The central message of the gospel is that God loves the whole of creation. “For God so loved the world that he gave his only Son, so that everyone who believes in him may not perish but may have eternal life.” (John 3:16).
God loves us even though we often behave badly, just as parents still love their children even when they misbehave. We human beings have denied, ignored or rejected that love by our sin. (Sin occurs when, we as individuals or as members of society, through our attitudes, actions or inactions fail to live up to God’s loving standards.) God cannot ignore the sin of his human children, because sin causes suffering and alienation from God and one another. God’s purpose for us, on the other hand, is that we should live in harmony, creativity and love. This can only become possible through our change of heart, our repentance.
How do we receive forgiveness?
To repent is not simply to be sorry for our sins in a trite way, or even to lament their impact on others. Rather it is to experience a real change of heart, to be resolved with God’s help not to go in that particular direction again, to be determined to learn from our errors and to amend our manner of life. A moment of true repentance can be a time of profound change.
Repentance and faith are foundational to Christian life. Although we try to follow the example of Jesus Christ we often find that through our human failings and weaknesses we have not lived or acted as we should. Thus, in our personal devotions we come to God to seek his forgiveness and may receive an inward and powerful sense of God’s pardon, acceptance and love. When Christians gather for worship, they usually acknowledge in a formal prayer of confession their shortcomings and sins an receive, in the context of the liturgy, an assurance of God’s forgiveness and grace, declared by the priest. God is always ready to forgive.
What about private confession?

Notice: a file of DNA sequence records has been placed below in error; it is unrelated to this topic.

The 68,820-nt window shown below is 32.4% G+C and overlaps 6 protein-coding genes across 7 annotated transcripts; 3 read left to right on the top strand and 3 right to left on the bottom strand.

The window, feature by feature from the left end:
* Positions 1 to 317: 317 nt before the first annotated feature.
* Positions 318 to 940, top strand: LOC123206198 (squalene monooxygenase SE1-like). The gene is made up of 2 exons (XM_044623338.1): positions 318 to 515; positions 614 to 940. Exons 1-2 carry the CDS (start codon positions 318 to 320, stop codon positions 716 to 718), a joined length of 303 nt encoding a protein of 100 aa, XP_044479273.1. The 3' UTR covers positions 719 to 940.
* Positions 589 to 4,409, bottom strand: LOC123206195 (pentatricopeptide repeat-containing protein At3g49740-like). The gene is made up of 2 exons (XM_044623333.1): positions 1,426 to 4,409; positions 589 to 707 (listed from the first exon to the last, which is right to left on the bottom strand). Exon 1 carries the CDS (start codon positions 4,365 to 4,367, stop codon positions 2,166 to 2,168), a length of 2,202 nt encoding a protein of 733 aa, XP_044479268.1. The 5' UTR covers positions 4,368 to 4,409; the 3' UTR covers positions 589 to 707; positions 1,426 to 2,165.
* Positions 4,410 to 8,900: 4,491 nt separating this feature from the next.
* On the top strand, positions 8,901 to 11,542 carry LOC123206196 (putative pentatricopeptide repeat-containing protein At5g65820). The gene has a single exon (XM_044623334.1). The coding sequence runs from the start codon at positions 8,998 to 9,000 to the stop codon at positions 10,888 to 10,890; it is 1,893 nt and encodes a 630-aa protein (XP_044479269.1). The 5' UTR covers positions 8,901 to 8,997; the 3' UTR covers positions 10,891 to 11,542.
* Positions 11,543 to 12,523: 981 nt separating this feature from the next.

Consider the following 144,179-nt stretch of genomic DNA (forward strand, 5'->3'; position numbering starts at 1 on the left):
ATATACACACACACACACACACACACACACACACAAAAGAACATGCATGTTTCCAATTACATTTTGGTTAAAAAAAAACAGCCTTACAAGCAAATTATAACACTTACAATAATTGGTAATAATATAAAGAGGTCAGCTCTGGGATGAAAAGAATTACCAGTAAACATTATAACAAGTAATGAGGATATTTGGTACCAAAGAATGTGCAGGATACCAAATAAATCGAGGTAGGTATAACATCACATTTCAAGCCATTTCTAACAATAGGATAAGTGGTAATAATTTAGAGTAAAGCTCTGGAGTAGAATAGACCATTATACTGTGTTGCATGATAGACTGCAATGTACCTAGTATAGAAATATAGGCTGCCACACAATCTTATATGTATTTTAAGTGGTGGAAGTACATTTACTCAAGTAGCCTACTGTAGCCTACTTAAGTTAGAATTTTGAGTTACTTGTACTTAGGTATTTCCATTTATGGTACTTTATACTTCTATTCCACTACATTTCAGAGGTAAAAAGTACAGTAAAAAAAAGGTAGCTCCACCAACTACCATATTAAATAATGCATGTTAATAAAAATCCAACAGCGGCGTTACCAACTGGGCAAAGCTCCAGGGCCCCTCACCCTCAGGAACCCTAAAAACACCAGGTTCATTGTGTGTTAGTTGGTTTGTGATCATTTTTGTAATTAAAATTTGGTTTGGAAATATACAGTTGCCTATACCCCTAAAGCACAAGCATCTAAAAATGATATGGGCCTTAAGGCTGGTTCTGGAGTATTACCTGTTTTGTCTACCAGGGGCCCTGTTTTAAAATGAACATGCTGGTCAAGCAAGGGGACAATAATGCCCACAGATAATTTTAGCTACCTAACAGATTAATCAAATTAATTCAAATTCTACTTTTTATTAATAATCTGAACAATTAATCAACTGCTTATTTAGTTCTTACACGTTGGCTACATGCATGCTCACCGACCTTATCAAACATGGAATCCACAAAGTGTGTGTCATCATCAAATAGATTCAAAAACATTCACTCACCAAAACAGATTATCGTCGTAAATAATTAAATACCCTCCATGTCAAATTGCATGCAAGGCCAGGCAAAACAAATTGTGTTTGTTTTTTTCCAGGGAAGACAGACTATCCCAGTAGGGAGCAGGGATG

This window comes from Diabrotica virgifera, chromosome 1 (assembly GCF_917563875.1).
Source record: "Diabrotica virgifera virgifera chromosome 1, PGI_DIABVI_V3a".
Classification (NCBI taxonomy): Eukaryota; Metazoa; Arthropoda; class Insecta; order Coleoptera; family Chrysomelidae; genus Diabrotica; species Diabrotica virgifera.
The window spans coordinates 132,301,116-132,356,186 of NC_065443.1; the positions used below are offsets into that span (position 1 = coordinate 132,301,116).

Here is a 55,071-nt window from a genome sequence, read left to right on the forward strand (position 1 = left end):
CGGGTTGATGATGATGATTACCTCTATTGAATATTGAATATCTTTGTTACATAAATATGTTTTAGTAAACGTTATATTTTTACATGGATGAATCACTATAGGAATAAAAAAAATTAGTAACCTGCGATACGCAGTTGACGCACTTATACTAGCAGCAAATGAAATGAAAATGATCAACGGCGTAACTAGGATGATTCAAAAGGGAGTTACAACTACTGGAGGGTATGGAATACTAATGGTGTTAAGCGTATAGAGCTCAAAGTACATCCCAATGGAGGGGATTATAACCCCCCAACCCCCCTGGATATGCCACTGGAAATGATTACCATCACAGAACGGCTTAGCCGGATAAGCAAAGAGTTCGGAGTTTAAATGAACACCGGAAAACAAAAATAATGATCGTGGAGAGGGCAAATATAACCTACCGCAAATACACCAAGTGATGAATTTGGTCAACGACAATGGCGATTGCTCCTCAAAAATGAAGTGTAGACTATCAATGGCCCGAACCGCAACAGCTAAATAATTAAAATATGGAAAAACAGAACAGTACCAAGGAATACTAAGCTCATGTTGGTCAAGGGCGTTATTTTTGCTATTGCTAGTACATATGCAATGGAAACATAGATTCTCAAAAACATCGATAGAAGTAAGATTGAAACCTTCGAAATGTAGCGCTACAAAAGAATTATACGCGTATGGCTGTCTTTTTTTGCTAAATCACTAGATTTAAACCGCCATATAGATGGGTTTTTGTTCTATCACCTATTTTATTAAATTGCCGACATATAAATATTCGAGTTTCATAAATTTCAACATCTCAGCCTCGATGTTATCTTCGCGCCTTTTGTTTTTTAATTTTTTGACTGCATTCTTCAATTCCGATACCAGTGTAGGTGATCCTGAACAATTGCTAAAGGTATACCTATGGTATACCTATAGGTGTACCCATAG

It is often rightly said of the ministry of private confession that “all may, some should, none must”. This ministry is normally available on request, either in the church or in a less formal setting. The priest (as suggested in the exhortation in Holy Communion One in The Book of Common Prayer, 2004) is in a position to listen carefully, offer guidance, and the assurance of God’s forgiveness, all under the strictest confidence. A practical or devotional penance may be given as a demonstration of thanksgiving or to make good in practical ways the wrong done to other people.
How is God’s forgiveness related to ours?
In the Lord’s prayer we ask God to forgive our sins as we forgive those who sin against us. Readiness to forgive as God does, unconditionally, is part of the costly, generous love demanded of the Christian disciple. It may be difficult, but the cost of not forgiving is even higher, in that it is we who fail to forgive who are inwardly poisoned.
So, at Holy Communion we are encouraged both to seek and offer forgiveness (to live in love and charity with our neighbours) in the sharing of the peace. This is not merely a convivial mutual greeting, but a powerful if sometimes uncomfortable sign that within the Body of Christ we must actively seek reconciliation before we offer our gifts or approach the table.
What happens if, in my heart, I simply cannot forgive?
The human capacity for forgiveness can never equal the divine. We need to do our best to understand the actions of others when they appear hurtful or offensive to us. However, when the crime is, in our view, too appalling, or there is no evidence of repentance, it can sometimes seem impossible to forgive. In such situations, we may only be able to acknowledge that we are not saints ourselves, that our confusion must not be allowed to turn to hatred and that the ultimate judgement is God’s. God’s forgiveness is there for us when we are honestly struggling with our inability to forgive others and praying for the grace to do so.
Forgiveness does not wipe away all the consequences of wrong-doing or condone it; it is not the same forgetting. But, through forgiving we leave behind any desire for retaliation. A man, tortured in a Second World War prison camp said afterwards that he managed to love his tormentors, not by concentrating on their present deeds, but by imagining them as little children. A woman, whose husband was murdered during The Troubles in Northern Ireland simply asked God to understand and forgive her inability to forgive.
And what of the Cross as the ultimate expression of forgiveness?
Although there are many ways of understanding the work of Christ on the cross, it is central to our faith and shows the effect of sin and the cost of forgiveness both for God and for us. It reminds us again of the love of God, who reaches out to us in Christ, calling us to repentance and offering us forgiveness.
The resurrection shows that, on the cross, Christ triumphed over sin and death, and that evil will never have the last word.
The above information: © 2010 APCK, Church of Ireland House, Dublin 6